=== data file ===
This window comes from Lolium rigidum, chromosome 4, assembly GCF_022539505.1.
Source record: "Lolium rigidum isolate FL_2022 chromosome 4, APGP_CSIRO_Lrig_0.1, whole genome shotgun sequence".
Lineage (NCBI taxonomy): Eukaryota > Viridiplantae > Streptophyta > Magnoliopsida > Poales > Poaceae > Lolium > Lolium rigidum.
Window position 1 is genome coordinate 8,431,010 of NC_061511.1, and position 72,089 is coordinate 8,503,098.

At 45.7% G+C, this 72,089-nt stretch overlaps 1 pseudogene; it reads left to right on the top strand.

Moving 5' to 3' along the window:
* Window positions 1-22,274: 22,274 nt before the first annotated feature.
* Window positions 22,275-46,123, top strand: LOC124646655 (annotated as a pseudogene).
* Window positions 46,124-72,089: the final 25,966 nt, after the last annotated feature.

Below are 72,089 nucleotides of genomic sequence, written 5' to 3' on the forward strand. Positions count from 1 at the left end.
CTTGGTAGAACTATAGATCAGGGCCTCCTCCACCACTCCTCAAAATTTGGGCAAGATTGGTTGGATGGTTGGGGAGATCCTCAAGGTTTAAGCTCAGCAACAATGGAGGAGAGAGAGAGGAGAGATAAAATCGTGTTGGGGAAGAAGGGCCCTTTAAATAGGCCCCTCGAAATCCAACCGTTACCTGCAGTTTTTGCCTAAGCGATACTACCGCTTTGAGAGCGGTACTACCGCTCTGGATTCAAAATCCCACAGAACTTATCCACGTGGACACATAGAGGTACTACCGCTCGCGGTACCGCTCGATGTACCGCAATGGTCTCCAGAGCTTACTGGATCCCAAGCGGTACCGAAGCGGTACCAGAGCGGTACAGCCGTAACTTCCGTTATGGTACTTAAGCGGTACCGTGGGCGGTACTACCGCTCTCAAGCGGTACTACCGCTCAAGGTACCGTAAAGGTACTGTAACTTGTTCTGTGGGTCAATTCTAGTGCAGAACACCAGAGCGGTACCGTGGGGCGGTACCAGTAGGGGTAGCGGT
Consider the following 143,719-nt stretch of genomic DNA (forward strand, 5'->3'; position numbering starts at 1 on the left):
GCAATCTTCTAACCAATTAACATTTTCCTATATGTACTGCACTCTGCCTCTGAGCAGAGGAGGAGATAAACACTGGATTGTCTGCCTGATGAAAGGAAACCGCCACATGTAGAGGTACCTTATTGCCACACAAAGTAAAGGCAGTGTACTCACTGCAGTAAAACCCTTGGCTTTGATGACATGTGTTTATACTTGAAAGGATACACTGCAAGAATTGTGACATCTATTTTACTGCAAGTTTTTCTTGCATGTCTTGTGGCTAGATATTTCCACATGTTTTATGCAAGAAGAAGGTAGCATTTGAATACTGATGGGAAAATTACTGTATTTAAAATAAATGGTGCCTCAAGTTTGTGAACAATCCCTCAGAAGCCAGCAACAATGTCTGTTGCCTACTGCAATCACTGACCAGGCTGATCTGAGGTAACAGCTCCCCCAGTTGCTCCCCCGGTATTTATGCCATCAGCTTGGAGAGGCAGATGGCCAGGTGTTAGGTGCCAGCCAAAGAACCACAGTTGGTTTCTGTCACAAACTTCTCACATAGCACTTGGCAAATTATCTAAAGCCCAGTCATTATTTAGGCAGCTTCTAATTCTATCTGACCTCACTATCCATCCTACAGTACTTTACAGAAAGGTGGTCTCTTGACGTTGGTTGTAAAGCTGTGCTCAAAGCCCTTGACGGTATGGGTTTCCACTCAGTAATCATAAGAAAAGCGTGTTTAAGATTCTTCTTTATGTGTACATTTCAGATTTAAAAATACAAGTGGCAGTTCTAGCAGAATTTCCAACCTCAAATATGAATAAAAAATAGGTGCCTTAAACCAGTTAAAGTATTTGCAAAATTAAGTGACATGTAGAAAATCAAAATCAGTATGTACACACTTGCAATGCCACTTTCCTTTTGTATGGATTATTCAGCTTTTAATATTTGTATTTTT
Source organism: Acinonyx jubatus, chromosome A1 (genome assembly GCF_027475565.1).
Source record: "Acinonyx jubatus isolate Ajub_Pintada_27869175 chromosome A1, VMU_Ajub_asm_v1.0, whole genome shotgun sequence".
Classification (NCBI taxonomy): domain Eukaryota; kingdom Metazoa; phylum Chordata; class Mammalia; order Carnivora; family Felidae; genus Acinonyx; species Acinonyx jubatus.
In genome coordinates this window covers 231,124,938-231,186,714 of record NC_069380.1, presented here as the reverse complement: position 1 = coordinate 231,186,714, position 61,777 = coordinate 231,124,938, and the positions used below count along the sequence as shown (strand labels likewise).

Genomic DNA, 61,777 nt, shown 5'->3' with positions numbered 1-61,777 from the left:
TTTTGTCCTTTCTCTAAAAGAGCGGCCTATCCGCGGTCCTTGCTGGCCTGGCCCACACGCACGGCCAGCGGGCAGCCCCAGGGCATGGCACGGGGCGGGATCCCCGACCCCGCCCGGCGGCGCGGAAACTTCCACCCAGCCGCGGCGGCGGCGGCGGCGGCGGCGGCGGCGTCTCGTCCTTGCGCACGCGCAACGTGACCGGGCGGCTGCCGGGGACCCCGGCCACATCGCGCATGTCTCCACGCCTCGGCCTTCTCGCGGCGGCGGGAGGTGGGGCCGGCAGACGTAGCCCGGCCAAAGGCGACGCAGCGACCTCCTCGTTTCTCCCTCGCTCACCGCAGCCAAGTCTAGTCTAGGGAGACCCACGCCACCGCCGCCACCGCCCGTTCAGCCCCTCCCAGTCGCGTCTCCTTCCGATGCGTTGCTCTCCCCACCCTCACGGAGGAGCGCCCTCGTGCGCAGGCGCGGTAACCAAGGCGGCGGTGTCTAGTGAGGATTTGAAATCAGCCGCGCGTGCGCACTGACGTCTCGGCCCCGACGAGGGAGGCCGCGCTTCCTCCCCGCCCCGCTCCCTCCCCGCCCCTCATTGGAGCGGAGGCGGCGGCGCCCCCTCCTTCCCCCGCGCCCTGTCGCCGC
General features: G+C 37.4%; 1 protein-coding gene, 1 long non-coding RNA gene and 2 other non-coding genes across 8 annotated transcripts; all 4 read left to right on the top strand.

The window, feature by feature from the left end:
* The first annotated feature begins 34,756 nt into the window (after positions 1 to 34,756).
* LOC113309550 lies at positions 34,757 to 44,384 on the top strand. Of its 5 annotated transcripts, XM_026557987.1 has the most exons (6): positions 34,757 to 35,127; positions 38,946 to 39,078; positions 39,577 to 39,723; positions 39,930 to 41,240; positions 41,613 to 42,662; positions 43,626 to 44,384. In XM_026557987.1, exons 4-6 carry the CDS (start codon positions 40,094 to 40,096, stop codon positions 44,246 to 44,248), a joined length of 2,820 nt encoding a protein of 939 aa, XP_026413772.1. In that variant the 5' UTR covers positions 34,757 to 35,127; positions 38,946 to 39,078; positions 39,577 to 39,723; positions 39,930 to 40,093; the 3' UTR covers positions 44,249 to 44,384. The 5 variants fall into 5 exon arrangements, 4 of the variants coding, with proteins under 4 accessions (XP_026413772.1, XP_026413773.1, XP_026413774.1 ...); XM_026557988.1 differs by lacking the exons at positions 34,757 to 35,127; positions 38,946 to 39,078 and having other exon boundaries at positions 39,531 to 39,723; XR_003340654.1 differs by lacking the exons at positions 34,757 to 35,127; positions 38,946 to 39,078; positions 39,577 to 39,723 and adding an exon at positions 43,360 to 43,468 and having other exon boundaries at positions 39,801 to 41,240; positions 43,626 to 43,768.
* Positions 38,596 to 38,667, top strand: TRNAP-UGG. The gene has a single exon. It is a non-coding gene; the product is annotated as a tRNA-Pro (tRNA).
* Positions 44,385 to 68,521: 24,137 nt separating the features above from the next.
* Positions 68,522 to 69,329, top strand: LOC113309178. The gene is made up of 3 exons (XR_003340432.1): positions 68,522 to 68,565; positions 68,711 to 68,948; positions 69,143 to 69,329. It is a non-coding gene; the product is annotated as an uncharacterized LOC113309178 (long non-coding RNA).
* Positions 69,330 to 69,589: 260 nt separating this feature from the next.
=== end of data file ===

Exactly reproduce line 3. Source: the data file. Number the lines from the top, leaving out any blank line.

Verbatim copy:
Lineage (NCBI taxonomy): Eukaryota > Viridiplantae > Streptophyta > Magnoliopsida > Poales > Poaceae > Lolium > Lolium rigidum.